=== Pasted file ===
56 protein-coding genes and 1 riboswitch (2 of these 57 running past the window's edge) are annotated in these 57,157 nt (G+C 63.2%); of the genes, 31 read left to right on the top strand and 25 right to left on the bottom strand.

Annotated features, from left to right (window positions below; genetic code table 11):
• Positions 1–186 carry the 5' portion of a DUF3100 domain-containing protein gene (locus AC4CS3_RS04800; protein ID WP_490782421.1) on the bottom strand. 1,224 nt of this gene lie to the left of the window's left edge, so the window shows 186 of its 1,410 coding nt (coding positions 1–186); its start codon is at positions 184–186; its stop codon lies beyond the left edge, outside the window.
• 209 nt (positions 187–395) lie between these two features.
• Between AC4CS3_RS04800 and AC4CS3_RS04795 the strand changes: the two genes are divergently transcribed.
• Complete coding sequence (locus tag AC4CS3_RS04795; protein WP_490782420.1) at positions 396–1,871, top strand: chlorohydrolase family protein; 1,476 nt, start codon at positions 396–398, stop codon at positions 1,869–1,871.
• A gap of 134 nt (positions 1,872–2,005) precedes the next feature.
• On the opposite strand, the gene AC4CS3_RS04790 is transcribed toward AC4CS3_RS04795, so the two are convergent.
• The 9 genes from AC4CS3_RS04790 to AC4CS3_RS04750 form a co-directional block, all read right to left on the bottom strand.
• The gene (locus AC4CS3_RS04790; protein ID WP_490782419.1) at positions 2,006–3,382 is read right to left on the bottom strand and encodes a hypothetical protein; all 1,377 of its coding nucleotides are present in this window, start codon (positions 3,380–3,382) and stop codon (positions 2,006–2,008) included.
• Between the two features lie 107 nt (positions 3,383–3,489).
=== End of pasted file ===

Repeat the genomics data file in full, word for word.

56 protein-coding genes and 1 riboswitch (2 of these 57 running past the window's edge) are annotated in these 57,157 nt (G+C 63.2%); of the genes, 31 read left to right on the top strand and 25 right to left on the bottom strand.

Annotated features, from left to right (window positions below; genetic code table 11):
• Positions 1–186 carry the 5' portion of a DUF3100 domain-containing protein gene (locus AC4CS3_RS04800; protein ID WP_490782421.1) on the bottom strand. 1,224 nt of this gene lie to the left of the window's left edge, so the window shows 186 of its 1,410 coding nt (coding positions 1–186); its start codon is at positions 184–186; its stop codon lies beyond the left edge, outside the window.
• 209 nt (positions 187–395) lie between these two features.
• Between AC4CS3_RS04800 and AC4CS3_RS04795 the strand changes: the two genes are divergently transcribed.
• Complete coding sequence (locus tag AC4CS3_RS04795; protein WP_490782420.1) at positions 396–1,871, top strand: chlorohydrolase family protein; 1,476 nt, start codon at positions 396–398, stop codon at positions 1,869–1,871.
• A gap of 134 nt (positions 1,872–2,005) precedes the next feature.
• On the opposite strand, the gene AC4CS3_RS04790 is transcribed toward AC4CS3_RS04795, so the two are convergent.
• The 9 genes from AC4CS3_RS04790 to AC4CS3_RS04750 form a co-directional block, all read right to left on the bottom strand.
• The gene (locus AC4CS3_RS04790; protein ID WP_490782419.1) at positions 2,006–3,382 is read right to left on the bottom strand and encodes a hypothetical protein; all 1,377 of its coding nucleotides are present in this window, start codon (positions 3,380–3,382) and stop codon (positions 2,006–2,008) included.
• Between the two features lie 107 nt (positions 3,383–3,489).